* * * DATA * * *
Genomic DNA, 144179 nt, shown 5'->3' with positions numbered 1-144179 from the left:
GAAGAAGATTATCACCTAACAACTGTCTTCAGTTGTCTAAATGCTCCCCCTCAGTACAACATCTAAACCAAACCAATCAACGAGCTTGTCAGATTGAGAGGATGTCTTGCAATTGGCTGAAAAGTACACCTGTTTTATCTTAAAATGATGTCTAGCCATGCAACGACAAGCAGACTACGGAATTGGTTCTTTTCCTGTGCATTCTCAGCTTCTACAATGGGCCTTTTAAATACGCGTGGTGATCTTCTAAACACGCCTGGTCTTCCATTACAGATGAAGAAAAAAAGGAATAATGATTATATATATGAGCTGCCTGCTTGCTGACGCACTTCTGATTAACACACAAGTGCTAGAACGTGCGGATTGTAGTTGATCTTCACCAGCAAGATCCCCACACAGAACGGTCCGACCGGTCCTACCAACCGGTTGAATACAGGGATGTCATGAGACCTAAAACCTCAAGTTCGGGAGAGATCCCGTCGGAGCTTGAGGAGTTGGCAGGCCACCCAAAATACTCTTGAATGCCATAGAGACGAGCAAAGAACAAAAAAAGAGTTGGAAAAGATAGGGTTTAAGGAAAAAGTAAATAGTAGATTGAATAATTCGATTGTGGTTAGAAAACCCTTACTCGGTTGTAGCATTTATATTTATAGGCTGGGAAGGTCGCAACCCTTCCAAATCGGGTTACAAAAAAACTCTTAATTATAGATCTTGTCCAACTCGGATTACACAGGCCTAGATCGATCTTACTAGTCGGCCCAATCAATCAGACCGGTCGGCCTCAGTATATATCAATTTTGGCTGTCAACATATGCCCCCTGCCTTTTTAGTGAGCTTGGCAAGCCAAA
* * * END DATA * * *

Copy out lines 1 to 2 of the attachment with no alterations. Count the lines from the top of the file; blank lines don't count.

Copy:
Genomic DNA, 144179 nt, shown 5'->3' with positions numbered 1-144179 from the left:
GAAGAAGATTATCACCTAACAACTGTCTTCAGTTGTCTAAATGCTCCCCCTCAGTACAACATCTAAACCAAACCAATCAACGAGCTTGTCAGATTGAGAGGATGTCTTGCAATTGGCTGAAAAGTACACCTGTTTTATCTTAAAATGATGTCTAGCCATGCAACGACAAGCAGACTACGGAATTGGTTCTTTTCCTGTGCATTCTCAGCTTCTACAATGGGCCTTTTAAATACGCGTGGTGATCTTCTAAACACGCCTGGTCTTCCATTACAGATGAAGAAAAAAAGGAATAATGATTATATATATGAGCTGCCTGCTTGCTGACGCACTTCTGATTAACACACAAGTGCTAGAACGTGCGGATTGTAGTTGATCTTCACCAGCAAGATCCCCACACAGAACGGTCCGACCGGTCCTACCAACCGGTTGAATACAGGGATGTCATGAGACCTAAAACCTCAAGTTCGGGAGAGATCCCGTCGGAGCTTGAGGAGTTGGCAGGCCACCCAAAATACTCTTGAATGCCATAGAGACGAGCAAAGAACAAAAAAAGAGTTGGAAAAGATAGGGTTTAAGGAAAAAGTAAATAGTAGATTGAATAATTCGATTGTGGTTAGAAAACCCTTACTCGGTTGTAGCATTTATATTTATAGGCTGGGAAGGTCGCAACCCTTCCAAATCGGGTTACAAAAAAACTCTTAATTATAGATCTTGTCCAACTCGGATTACACAGGCCTAGATCGATCTTACTAGTCGGCCCAATCAATCAGACCGGTCGGCCTCAGTATATATCAATTTTGGCTGTCAACATATGCCCCCTGCCTTTTTAGTGAGCTTGGCAAGCCAAA